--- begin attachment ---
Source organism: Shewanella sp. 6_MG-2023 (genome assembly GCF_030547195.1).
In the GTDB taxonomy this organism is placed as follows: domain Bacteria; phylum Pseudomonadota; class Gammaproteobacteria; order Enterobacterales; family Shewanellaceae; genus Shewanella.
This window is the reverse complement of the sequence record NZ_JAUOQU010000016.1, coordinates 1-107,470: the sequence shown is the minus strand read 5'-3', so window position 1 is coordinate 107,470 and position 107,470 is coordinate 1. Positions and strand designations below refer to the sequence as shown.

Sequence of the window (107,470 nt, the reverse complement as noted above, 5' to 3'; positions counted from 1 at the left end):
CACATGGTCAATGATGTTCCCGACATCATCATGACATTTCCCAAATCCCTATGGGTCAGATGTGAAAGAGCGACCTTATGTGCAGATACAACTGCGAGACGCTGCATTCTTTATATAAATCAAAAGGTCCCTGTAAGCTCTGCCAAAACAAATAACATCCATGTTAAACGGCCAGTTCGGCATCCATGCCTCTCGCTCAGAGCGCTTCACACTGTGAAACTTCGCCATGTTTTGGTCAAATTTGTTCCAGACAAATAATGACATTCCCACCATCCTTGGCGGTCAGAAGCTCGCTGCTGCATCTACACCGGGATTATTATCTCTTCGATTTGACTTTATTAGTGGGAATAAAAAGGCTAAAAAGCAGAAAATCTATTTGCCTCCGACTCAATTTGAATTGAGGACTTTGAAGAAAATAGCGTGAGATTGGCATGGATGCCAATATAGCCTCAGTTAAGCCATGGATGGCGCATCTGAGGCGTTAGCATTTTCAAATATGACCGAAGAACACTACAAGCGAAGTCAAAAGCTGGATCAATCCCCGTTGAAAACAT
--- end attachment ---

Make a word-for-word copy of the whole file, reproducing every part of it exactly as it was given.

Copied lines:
Source organism: Shewanella sp. 6_MG-2023 (genome assembly GCF_030547195.1).
In the GTDB taxonomy this organism is placed as follows: domain Bacteria; phylum Pseudomonadota; class Gammaproteobacteria; order Enterobacterales; family Shewanellaceae; genus Shewanella.
This window is the reverse complement of the sequence record NZ_JAUOQU010000016.1, coordinates 1-107,470: the sequence shown is the minus strand read 5'-3', so window position 1 is coordinate 107,470 and position 107,470 is coordinate 1. Positions and strand designations below refer to the sequence as shown.

Sequence of the window (107,470 nt, the reverse complement as noted above, 5' to 3'; positions counted from 1 at the left end):
CACATGGTCAATGATGTTCCCGACATCATCATGACATTTCCCAAATCCCTATGGGTCAGATGTGAAAGAGCGACCTTATGTGCAGATACAACTGCGAGACGCTGCATTCTTTATATAAATCAAAAGGTCCCTGTAAGCTCTGCCAAAACAAATAACATCCATGTTAAACGGCCAGTTCGGCATCCATGCCTCTCGCTCAGAGCGCTTCACACTGTGAAACTTCGCCATGTTTTGGTCAAATTTGTTCCAGACAAATAATGACATTCCCACCATCCTTGGCGGTCAGAAGCTCGCTGCTGCATCTACACCGGGATTATTATCTCTTCGATTTGACTTTATTAGTGGGAATAAAAAGGCTAAAAAGCAGAAAATCTATTTGCCTCCGACTCAATTTGAATTGAGGACTTTGAAGAAAATAGCGTGAGATTGGCATGGATGCCAATATAGCCTCAGTTAAGCCATGGATGGCGCATCTGAGGCGTTAGCATTTTCAAATATGACCGAAGAACACTACAAGCGAAGTCAAAAGCTGGATCAATCCCCGTTGAAAACAT